With its anonymous glass towers and bleak asphalt terrain, the city can feel like a lonely place even to its long-term residents. Moving from home to work, from building to building, we pass through its bustling public spaces – but how often do we linger in them?

Photographer Martino Marangoni sees these thoroughfares as a metaphor for our struggle to connect with each other: ‘Though there are a few exceptions, our cities’ public spaces are not really conceived as places to sit and linger. In fact, they’re just not conducive to social situations, they’re actually designed to discourage it’.

Spanning a period of eight years, Alone Together sits at the intersection of architectural and street photography as Marangoni documents spaces in cities across the globe.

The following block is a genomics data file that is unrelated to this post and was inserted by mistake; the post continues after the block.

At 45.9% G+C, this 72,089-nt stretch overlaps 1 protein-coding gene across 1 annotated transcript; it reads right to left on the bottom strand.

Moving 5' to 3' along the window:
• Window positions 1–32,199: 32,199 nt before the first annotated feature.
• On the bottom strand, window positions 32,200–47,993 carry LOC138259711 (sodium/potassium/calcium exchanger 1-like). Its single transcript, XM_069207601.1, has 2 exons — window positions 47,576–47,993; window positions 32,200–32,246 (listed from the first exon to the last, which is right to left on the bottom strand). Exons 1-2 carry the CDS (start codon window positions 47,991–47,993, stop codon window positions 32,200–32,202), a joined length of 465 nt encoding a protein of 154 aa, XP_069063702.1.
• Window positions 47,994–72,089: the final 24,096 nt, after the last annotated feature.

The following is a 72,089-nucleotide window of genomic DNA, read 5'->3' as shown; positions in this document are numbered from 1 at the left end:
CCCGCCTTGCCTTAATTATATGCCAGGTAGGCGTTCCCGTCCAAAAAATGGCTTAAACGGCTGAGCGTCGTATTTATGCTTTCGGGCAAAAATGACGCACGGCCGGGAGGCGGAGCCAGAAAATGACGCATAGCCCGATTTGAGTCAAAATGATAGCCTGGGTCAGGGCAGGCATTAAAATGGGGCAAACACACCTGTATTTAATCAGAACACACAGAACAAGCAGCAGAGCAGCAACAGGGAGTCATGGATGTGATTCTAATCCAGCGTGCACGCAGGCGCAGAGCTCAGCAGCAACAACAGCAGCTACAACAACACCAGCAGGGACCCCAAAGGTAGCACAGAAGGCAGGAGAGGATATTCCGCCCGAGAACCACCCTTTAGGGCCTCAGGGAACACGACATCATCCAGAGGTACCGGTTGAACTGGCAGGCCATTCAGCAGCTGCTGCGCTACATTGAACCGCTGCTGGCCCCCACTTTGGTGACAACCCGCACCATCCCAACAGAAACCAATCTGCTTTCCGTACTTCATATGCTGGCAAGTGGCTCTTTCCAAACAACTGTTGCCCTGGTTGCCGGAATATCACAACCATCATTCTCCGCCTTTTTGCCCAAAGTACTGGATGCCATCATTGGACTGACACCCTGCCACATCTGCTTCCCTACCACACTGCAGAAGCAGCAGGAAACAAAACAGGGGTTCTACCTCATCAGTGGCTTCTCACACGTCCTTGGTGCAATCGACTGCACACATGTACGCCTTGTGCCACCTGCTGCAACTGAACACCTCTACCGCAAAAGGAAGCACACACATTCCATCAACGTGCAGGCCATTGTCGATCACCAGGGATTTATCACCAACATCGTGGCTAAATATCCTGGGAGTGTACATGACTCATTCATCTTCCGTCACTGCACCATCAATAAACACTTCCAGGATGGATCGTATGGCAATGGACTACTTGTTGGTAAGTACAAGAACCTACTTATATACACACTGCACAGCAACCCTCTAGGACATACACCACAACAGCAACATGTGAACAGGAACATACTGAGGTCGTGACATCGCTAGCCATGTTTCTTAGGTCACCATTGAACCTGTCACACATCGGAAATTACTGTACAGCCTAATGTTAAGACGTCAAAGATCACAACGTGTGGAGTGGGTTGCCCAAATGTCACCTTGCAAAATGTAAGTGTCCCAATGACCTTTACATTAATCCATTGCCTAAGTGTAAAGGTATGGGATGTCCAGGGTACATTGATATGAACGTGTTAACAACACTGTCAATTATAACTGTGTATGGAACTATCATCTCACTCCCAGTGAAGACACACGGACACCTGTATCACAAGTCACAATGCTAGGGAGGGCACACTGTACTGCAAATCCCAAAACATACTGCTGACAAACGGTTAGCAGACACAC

In that time, mobile phones have become portable offices, wifi has been installed in city squares and yet, even in this time of hyper-connectivity, our public spaces remain solitary realms. ‘They are microcosms for today’s society, where you can be in a crowd but be completely isolated.’

London. Photography: Martino Marangoni
Photography: Martino Marangoni

Marangoni lives in Florence, a city known for its Renaissance architecture, where the pace of change is slow. ‘They take 20 years to decide if they want to make a new building – it’s very restricted,’ he says. ‘Any time I pass through a city that builds new structures, it’s really exciting for me.’

Fresh architecture projects offer opportunities for rethinking the urban realm. But are we getting better cultivating these areas and the roles they should play?

‘Renzo Piano created a great public space with the Potsdamer Platz in Berlin, where people can play and have picnics – that’s an excellent example of the use of public space. But in general, new architecture around the city needs to try harder.’

Take notice, world.

Alone Together’ is published by The Eriskay Connection



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